The FBI has carried out an operation to proactively remove security backdoors from hacked on-premises Microsoft Exchange servers without the knowledge or permission of the organisations operating them. Meanwhile the NSA has disclosed several previously unknown vulnerabilities in the same technology.
The move by the Feds to “copy and remove malicious web shells” without discussion was authorised by a court in Houston.
According to the Justice Department, which made the operation public on Tuesday, the initiative has already protected “hundreds” of vulnerable computers in the US.
The FBI said it is attempting to inform Exchange Server users that it has removed backdoors on their behalf.
On 2 March Microsoft said that Chinese state-linked group Hafnium had been using zero-day exploits to target its on-premises Exchange Server tech, and that users should patch their systems.
Following the public revelation of the exploits a range of cybercriminal gangs, including LuckyMouse, Calypso and the Winnti Group, began compromising vulnerable Exchange servers in bulk with the apparent plan of picking targets for further exploitation at a later date. These efforts appeared to be driven by the fact that patching the vulnerabilities does not prevent attackers from manipulating systems that have already been hacked, in many cases by installing web shells on them.
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The FBI, finding that “hundreds” of systems in the US had malicious web shells installed on them, then took the unusual step of “issuing a command through the web shell to the server” to delete this malware. While the operation removed malicious web shells it did not remove other malware that may have been on any given system.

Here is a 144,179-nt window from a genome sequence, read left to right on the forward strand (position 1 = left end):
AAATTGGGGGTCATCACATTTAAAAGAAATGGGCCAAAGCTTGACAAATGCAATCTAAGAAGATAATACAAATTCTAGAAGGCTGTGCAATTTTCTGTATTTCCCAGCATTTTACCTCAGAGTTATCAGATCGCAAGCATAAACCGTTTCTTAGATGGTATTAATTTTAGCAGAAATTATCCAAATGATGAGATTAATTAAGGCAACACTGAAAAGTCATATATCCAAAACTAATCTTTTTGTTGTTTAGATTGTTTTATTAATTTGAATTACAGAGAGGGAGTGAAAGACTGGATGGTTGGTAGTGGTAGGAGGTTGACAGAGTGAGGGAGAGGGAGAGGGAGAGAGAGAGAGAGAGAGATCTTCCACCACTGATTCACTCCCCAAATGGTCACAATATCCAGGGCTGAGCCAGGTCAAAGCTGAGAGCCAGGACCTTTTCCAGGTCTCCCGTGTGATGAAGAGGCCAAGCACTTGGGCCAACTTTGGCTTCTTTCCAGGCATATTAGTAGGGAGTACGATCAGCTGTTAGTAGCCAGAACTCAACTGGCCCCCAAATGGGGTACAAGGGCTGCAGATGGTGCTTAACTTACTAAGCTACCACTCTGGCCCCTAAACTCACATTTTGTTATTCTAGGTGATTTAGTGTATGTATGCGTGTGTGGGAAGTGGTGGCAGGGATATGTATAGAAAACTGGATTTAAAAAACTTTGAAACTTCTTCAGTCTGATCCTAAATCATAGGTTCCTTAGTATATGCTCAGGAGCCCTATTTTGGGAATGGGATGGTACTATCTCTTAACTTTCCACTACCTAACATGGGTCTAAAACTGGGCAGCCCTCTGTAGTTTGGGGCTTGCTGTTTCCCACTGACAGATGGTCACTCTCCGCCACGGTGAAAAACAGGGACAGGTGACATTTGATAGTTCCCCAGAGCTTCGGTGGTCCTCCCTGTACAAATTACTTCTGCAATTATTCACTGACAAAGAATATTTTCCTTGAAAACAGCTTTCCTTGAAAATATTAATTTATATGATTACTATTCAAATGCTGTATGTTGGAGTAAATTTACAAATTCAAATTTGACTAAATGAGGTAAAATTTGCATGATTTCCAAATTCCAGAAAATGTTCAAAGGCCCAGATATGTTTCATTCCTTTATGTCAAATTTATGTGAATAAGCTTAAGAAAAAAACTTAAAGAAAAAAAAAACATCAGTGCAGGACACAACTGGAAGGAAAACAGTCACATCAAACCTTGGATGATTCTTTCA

As such, the Justice Department “strongly encourages” security professionals to scan on-prem Exchange Servers for compromise and follow Microsoft’s remediation guidance.
“Our successful action should serve as a reminder to malicious cyber actors that we will impose risk and consequences for cyber intrusions that threaten the national security and public safety of the American people and our international partners,” said Tonya Ugoretz, acting assistant director of the FBI’s Cyber Division. “The FBI will continue to use all tools available to us as the lead domestic law enforcement and intelligence agency to hold malicious cyber actors accountable for their actions.”
Kyle Hanslovan, co-founder and CEO of security firm Huntress and a former US intelligence officer, said it’s “noteworthy” that the proactive efforts were performed on behalf of the Justice Department and the FBI.
“I think it’s very important to keep US Intelligence agencies like NSA focused on their foreign targets and away from infringing on civil liberties,” he said. “The use of courts to authorise the FBI’s disruption effort is a solid initial framework to ensure these actions stay focused on increasing security and are restricted from indirect intelligence targeting.”
News of the FBI Exchange operation comes as Microsoft published more critical Exchange vulnerabilities as part of its Patch Tuesday update.
Among the 108 issues dealt with this month, Microsoft provided patches for four new Exchange security flaws discovered by the NSA. Two of the critical remote execution vulnerabilities were pre-authentication. There is no evidence that any of the new Exchange vulnerabilities have been used in the wild.
Previously the NSA has chosen not to disclose certain vulnerabilities so that it could use them in its own espionage and intelligence operations. However, in 2017 state-sponsored hackers stole the EternalBlue exploit from the agency’s cyber-arsenal and months later it was used to carry out the global WannaCry ransomware attack.
The NSA’s decision to inform Microsoft of the new Exchange vulnerabilities suggests it decided that keeping them to itself posed a greater risk to US and US-allied organisations.